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Laurel hedge issues

Hi all, new to this forum,im a new aspiring gardener😊, im looking for advice on where to start on helping these laurel trees grow and become a privacy hedge, they have now been planted for 3 years and this is how they have matured. When planted they were 2-3ft height, i water them every couple of days during the warm weather or when it hasnt rained in a few days which is rare here 😂. Anyway any help or advice is much appreciated, thank you 


  • JennyJJennyJ DoncasterPosts: 6,144
    edited 17 April
    I can't see the base very clearly but it looks as if there's grass and weeds quite close to them, so clearing an area maybe 12 or 18 inches from the trunks would help them by reducing competition.
    It's probably not what you want to hear, but if you want them to fill in lower down, you need to cut them back quite hard, maybe by half. There's a monster thread about laurel hedges on here somewhere.
  • DovefromaboveDovefromabove Central Norfolk UKPosts: 77,483
    Here it is ... the accumulated knowledge of this forum regarding the successful growing of a laurel hedge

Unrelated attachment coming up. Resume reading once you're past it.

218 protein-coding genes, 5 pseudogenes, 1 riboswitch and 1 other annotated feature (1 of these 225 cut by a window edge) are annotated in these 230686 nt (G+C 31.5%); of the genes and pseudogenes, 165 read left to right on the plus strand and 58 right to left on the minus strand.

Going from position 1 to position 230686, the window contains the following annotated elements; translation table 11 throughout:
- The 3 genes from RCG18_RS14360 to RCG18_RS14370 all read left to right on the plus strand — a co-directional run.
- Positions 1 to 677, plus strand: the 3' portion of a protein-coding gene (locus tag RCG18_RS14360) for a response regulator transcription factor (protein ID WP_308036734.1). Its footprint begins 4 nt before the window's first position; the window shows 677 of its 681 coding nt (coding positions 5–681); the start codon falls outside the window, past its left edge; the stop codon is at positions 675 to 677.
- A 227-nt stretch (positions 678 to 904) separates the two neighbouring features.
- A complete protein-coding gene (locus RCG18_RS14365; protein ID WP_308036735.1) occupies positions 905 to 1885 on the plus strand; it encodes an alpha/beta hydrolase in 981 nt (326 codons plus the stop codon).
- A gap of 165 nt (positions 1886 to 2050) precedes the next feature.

Read, see the before and after pics ... and then you'll know what to do  :)
    “I am not lost, for I know where I am. But however, where I am may be lost.” Winnie the Pooh

  • GardenerSuzeGardenerSuze South NottsPosts: 1,219
    Every cut you make will result in each branch shooting in two places that is how they will thicken out. 
  • Thanks so much to everyone for the replys, you have all been so helpful and im grateful for your help, looks like i have a bit of work to do😊 but at least im learning something new at the same time
  • FairygirlFairygirl west central ScotlandPosts: 46,422
    The clearing of the base, as already said, is the best thing you can do for them   :)
    If you can remove a good foot or 18 inches of that turf, and all the weeds, that will benefit them. You can then add some organic matter - compost, rotted manure or composted bark, and that will help keep the weeds at bay, and will give the soil a boost too  as it all breaks down. It's best to do that while the soil is damp, so if the ground's dry, give it all a good soaking.
    When you water - do it for a long time every few days if there's no decent rainfall. Light watering encourages roots to stay near the surface, so good, deep watering is always best, until they're thriving, and then they shouldn't need anything. The fact that they're doing well enough after that period of time shows they aren't struggling too much though  :)
    It's a place where beautiful isn't enough of a word....

  • DovefromaboveDovefromabove Central Norfolk UKPosts: 77,483
    There's an old gardening saying ... 'Growth follows the knife' ... meaning that pruning stimulates new shoots ... very true with laurel hedges.  Yours look to be growing pretty well ... cutting hard back will get a great response.  Let us know how you get on.  :)
    “I am not lost, for I know where I am. But however, where I am may be lost.” Winnie the Pooh

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